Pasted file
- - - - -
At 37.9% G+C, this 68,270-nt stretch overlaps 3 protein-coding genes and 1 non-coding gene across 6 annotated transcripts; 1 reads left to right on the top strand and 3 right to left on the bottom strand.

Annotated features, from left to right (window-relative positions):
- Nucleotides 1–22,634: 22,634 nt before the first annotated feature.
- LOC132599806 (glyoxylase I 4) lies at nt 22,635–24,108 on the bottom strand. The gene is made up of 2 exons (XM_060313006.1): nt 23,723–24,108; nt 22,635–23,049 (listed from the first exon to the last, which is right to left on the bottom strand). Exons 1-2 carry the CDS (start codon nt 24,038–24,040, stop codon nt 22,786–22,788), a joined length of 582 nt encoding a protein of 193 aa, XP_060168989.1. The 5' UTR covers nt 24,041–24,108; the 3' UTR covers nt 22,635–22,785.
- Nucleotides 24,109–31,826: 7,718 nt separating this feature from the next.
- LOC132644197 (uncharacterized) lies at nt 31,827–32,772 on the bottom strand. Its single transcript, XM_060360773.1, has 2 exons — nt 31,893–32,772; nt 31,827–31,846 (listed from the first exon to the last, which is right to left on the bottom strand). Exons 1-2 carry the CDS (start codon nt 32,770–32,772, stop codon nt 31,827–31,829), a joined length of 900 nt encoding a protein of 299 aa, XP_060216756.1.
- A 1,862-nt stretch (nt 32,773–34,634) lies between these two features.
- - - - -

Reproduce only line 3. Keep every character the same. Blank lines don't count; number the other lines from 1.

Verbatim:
- Nucleotides 1–22,634: 22,634 nt before the first annotated feature.